Today many advisors are concerned about locking their clients into an interest rate that is perceived to be the lowest in recent memory. Plus, many clients may be aware how this low interest rate environment could affect their retirement’s overall accumulation. This interest rate scenario may be good for home buyers, but for those who depend on a good interest rate for accumulation and distribution of their retirement assets, not so much. So there may not be a better time to learn about and present the equity indexed annuity (EIA) to all your appropriate clients as an alternative.
Why an EIA?
So why would an equity indexed annuity be appropriate for some of your clients?
- Safety–An EIA could be one of the safest places for their retirement dollar
- Liquidity–Penalty-free access to a portion of their investment
- Tax deferral–Your client can pay taxes when they are ready
- Probate avoidance–Structured properly they pass probate free
- Yield–A higher return than many alternative fixed-rate investments
The only thing different about EIAs are that the returns are linked to an index as opposed to an interest rate, which means potential for greater accumulation. The principal is guaranteed. These are the benefits you could be providing to your clients.
EIAs are not designed to compete with other guaranteed-rate annuities, variable annuities or mutual funds. They are designed to fall in between those and still provide a hedge against the necessary inflation factor in retirement planning.
A common crediting method is the annual reset. When the market moves forward, your client’s retirement plan moves forward. When the market moves backward (I always assume there will be a period of time when the market moves backward), their retirement plan can stop at their last gain; in other words, they don’t lose ground. Once a return has been credited to the policy (depending on the policy provisions, the crediting method and participation chosen), it cannot be taken away. There isn’t any such thing as a loss associated with this crediting strategy.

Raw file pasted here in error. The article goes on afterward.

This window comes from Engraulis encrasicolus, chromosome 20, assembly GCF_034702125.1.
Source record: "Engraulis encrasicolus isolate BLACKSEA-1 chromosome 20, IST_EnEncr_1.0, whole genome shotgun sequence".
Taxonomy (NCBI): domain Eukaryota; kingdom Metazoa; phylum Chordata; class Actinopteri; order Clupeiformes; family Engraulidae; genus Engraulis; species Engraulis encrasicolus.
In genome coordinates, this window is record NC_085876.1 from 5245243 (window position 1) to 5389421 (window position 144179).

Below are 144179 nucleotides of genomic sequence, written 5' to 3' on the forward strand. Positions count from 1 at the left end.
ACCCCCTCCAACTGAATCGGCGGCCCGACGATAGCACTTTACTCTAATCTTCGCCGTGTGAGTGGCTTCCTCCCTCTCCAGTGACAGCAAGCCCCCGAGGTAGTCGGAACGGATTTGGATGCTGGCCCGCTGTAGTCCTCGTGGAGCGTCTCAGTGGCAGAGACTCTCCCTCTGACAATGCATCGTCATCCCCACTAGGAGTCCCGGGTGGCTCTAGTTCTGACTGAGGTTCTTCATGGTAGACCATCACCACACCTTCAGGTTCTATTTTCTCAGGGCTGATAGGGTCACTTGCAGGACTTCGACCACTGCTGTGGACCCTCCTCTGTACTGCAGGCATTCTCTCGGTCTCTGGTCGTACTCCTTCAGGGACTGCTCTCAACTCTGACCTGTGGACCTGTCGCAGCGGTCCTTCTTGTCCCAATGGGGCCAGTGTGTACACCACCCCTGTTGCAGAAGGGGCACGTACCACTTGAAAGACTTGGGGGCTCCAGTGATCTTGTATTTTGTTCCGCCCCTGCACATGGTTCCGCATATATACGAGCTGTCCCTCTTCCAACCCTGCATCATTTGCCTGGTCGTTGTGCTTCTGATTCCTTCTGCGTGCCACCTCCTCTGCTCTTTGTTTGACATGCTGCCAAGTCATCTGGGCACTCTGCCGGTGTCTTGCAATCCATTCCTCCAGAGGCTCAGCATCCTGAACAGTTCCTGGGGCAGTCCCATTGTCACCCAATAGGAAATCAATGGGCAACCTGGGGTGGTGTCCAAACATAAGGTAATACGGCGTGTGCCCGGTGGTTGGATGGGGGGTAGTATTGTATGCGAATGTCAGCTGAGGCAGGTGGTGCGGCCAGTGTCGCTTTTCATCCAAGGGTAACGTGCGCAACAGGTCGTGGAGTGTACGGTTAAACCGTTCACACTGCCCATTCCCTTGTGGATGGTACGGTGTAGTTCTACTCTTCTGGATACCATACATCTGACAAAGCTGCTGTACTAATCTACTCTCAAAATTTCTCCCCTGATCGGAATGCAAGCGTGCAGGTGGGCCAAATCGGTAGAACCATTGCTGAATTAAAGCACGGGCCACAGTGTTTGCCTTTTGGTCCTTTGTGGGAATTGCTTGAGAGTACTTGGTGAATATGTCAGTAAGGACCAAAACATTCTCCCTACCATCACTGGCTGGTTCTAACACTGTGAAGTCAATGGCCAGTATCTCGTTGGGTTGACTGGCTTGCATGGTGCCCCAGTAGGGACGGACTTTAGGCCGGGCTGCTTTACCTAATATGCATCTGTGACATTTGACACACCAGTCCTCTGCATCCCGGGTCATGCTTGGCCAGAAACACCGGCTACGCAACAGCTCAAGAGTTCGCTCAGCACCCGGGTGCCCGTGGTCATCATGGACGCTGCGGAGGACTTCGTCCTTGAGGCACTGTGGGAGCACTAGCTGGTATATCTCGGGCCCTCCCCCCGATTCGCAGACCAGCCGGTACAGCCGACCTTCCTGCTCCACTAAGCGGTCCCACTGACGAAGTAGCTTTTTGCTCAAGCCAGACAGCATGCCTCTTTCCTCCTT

Two versions of annual reset design
- The point to point with annual reset crediting method. Point to point means there is a starting point and an ending point (the contract anniversary) from which the gains are calculated. For example, if a policy were issued on January 1 this would be the beginning point. The ending point would be December 31, 365 days later. From those two points the gain is calculated and credited to the policy. This strategy performs well in an upward market.
- Monthly average version of the annual reset design. A monthly average uses the close of the given index on each monthly anniversary; all anniversaries are added together and divided by 12 to calculate the index gain at the end of the year. A policy issued January 1 would have monthly anniversaries of February 1, March 1, April 1, and so on. The close of each monthly anniversary is added together and divided by 12. This strategy performs exceedingly well in a volatile market with many ups and downs.